In a rare gesture, the Payson Town Council rejected a plan to put a crosswalk with a flashing warning light in front of the school that was supported by both the Payson School District and the town’s engineering staff.
The council worried the proposed crosswalk on Longhorn Drive would bring traffic to a standstill at key hours of the day.
The school district had asked the town to go in on a grant application to put a crosswalk with flashing yellow lights when occupied at Forest Park Drive.
Public Works Director LaRon Garrett supported the school district’s request, on the condition that the school received a Safe Schools Grant, with no net cost to the town.
“There are several Rim Country Middle School students who live north and west of the school,” Garrett wrote in a Council Decision Request report.
“A large number of these students walk to school and must cross Longhorn Road. This would be considered a mid-block crossing, since there is no traffic control on Longhorn to stop vehicles at the crosswalk. Mid-block crossings can be a pedestrian hazard.
“The staff believes this crosswalk can provide a better access for students going to and from the RCMS if the additional safety concerns can be mitigated,” Garrett concluded.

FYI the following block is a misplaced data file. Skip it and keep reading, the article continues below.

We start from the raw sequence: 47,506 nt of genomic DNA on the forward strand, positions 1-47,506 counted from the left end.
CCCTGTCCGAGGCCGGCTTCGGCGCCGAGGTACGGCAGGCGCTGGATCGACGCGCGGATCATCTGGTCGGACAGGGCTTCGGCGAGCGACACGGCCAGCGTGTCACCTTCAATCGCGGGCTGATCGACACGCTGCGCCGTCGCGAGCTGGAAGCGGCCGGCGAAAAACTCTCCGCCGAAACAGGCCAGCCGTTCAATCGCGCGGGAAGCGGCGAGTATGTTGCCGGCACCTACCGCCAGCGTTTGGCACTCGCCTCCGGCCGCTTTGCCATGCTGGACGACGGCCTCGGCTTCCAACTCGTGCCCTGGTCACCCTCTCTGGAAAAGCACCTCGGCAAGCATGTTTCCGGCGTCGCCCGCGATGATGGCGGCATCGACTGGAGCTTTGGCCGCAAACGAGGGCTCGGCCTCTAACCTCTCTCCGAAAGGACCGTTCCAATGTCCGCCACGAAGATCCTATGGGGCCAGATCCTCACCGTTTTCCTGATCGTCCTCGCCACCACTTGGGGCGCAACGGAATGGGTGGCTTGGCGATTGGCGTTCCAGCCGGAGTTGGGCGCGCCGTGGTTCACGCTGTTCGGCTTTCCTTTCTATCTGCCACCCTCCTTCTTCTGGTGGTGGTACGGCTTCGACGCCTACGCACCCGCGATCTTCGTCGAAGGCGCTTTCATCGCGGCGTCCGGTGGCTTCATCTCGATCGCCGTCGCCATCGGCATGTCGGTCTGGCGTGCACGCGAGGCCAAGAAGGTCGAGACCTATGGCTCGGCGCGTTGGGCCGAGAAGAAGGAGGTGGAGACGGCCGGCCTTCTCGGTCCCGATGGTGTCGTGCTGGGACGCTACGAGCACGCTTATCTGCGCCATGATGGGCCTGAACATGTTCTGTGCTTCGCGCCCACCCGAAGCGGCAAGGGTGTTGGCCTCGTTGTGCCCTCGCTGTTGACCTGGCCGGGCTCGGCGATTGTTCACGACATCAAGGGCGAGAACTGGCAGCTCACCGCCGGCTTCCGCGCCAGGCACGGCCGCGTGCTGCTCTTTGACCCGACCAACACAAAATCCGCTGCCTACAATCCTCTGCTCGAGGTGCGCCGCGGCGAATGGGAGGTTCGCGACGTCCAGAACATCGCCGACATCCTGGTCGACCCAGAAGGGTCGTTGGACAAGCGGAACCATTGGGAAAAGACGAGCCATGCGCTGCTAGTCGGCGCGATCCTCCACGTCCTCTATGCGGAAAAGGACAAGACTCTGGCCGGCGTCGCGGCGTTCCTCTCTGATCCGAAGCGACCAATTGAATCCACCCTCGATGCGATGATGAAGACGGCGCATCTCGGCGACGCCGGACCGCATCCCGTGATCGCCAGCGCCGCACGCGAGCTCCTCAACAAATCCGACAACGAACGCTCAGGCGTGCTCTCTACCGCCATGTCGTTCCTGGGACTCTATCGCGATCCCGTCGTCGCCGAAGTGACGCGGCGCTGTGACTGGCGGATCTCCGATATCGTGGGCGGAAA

However, the council members were more worried about the potential impact on traffic.
Garrett’s report had also noted that “Longhorn is the second busiest street in Payson. The heaviest times for this traffic is just before school starts and just after school lets out.
“When students are in the crosswalk, traffic on Longhorn Road will be completely stopped. This traffic stop will cause a traffic backup and increase the potential for rear-end vehicle accidents.”
Police Chief Don Engler voiced concerns about the impact on traffic flow and said that police have not had problems with jaywalking at that location.
Following up on Engler’s comment, Vice Mayor Mike Vogel said, “I’m opposed to it.”
Councilor John Wilson observed, “If there’s not a problem, why fix it?”
But Councilor Ed Blair said it made sense to control traffic in front of the school. “Maybe this will slow the traffic down,” he added, reflecting past complaints from residents about drivers speeding down Longhorn.
“It’ll bring it to a stop,” said Garrett.
So despite the school district’s plea and the bottom line of the staff report, the council decided to do nothing and let the school district’s request simply fade away unanswered.